Interview: David De Haan


This is the first in an irregular series of interviews with scientists who research in teaching-centered institutions.

Meet David De Haan, Professor of Chemistry at the University of San Diego.

What are you finding out in your research lab?

I’ve been looking at how chemicals present in clouds can cause haze even after the clouds burn off.  It turns out that a bunch of reactions are accelerated by the evaporation of water, producing large molecules that can’t evaporate, so they and up as haze.  This haze is an air pollution issue, and also connects to climate change.

How did you wind up where you are?

My first four years as an assistant professor were spent at a very small and interesting college in Arkansas (Lyon College).  My spouse was doing some adjunct teaching in the math department, but decided she wanted to get back into research.  I was looking for more flexibility in how I divided my time between teaching and research.  Our oldest daughter was beginning to speak with a Southern drawl.  For all these reasons we decided to go back on the job market, and moving to the University of San Diego (a PUI) solved all three problems.

How was your former job different from your current one? 

Students in San Diego address me as “Sir” much less frequently.  And the instrumentation available for teaching and research at USD is far in excess of what we had in Arkansas.  Other than that, my experience has been amazingly similar – students at both schools turned out to be similar in academic preparation, and both schools have very friendly, student-centered chemistry departments.

How do you go about recruiting research students?

Since instituting a research requirement for all students in our department five years ago, finding research students has no longer been an issue.  But we hold a “Sci-Mix” poster session in the science building lobby every semester, where students can come and find out about the ongoing research projects that are happening, and meet current student researchers.  I find that my current researchers are my best recruiters.

What advice do you think grad students should be getting about academic careers that they’re not getting enough?

I think too many grad students don’t know about the full range of teaching and research “mixtures” that are available at different institutions.  Many students think that you have to choose mostly one or the other, but there actually is a continuum of choices about how much research and teaching you get to do, and even some wiggle room within each institution.  I think it’s important to do some teaching as a postdoc, along with research, to find out how much you like each activity.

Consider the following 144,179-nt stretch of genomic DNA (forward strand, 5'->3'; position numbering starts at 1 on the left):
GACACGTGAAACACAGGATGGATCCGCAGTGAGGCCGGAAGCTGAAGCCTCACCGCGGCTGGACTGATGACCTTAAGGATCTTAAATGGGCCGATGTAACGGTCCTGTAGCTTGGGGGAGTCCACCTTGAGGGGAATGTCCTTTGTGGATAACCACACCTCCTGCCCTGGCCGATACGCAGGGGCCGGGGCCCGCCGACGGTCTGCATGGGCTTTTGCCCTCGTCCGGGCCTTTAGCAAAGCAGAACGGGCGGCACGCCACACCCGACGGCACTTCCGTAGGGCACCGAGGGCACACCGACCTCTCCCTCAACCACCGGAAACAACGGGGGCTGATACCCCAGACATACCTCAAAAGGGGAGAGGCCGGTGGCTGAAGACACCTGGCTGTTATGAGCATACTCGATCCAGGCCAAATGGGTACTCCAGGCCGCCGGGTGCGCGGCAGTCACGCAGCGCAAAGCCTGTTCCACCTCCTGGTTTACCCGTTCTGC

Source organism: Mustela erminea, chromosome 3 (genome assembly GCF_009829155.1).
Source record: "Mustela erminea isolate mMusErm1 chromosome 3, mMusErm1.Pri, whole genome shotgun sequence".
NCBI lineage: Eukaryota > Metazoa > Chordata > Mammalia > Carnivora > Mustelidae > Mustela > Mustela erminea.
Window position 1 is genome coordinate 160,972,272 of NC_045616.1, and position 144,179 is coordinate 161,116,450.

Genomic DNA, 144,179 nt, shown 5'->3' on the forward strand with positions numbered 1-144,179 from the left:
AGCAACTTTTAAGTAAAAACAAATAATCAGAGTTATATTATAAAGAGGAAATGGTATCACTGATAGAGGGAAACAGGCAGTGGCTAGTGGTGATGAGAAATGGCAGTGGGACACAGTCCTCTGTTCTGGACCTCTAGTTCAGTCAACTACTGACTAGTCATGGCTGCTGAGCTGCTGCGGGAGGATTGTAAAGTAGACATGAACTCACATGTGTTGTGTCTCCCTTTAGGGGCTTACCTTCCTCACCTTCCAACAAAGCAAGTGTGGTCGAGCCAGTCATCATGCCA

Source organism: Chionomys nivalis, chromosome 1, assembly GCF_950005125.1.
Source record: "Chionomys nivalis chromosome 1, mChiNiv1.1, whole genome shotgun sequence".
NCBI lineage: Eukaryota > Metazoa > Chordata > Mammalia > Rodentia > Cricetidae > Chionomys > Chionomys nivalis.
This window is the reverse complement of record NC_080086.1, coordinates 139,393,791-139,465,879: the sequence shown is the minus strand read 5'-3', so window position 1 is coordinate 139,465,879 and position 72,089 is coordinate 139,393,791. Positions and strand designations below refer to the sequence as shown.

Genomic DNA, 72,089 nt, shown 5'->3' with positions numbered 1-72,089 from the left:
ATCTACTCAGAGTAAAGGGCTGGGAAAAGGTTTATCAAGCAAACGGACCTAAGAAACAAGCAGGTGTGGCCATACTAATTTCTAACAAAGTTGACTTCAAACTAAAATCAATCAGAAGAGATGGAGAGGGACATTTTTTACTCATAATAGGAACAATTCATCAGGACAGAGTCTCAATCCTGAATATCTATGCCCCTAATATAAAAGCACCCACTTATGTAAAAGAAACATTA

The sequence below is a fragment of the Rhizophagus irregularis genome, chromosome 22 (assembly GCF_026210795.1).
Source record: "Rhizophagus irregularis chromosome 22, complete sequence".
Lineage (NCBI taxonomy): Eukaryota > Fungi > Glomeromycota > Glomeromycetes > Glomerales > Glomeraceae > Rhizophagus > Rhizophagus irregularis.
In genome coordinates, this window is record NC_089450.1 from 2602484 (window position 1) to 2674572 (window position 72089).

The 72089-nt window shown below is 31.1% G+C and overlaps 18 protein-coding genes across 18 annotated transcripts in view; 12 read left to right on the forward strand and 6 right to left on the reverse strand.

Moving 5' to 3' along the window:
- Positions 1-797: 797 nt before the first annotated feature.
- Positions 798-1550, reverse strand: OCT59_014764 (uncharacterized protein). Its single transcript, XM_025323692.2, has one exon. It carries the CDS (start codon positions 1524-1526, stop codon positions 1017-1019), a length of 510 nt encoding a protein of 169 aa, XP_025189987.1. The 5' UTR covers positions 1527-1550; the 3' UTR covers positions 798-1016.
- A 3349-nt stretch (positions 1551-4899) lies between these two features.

What are your most and least favorite parts of your job?

The best part of my job is teaching undergraduates how to do research by working with them in the lab.  They often can tap into the “excitement of discovery,” and pick up on the “zen of motorcycle maintenance” (trouble-shooting).  In research, undergraduates are free to fail in a way that no one else can be, so they can take scientific risks.  Even if their experiments fail, they still graduate on time.

The least favorite part of my job is grading. It’s thankless, and I’m always a little bit disappointed in what I haven’t yet been able to get my students to learn.

If you had to choose between working in a federal research lab or a community college (for equal salary), which would it be?

Having just said that this is a false dichotomy, if I had to choose between teaching and research I would probably give research my first shot.  I’m pretty sure I could do the community college teaching, so working at a federal research lab would be a larger challenge for me, and maybe more fun.  I do dream periodically of working at NCAR in Boulder.

2 thoughts on “Interview: David De Haan

  1. I just found your blog and wanted to thank you for this post. I am very interested in teaching after my PhD and think it’s great to hear from people doing it.

  2. Nice interview. The first paragraph grabbed me. I’ve been teaching an Introduction to Weather and Climate course at a local community college. David’s research into what happens to aerosols once water vapor has evaporated is interesting to me. Having taught at a local community college since 2000, I can say it can be a rewarding experience – and limiting, since research is not really an option, in most cases. Rewarding in that you can impress upon people the importance of an education and make a difference on an individual level. I also teach and work at a regional uni in rural KY, and the same thing happens here. We have better opportunities for research, though. Please keep up the good work!

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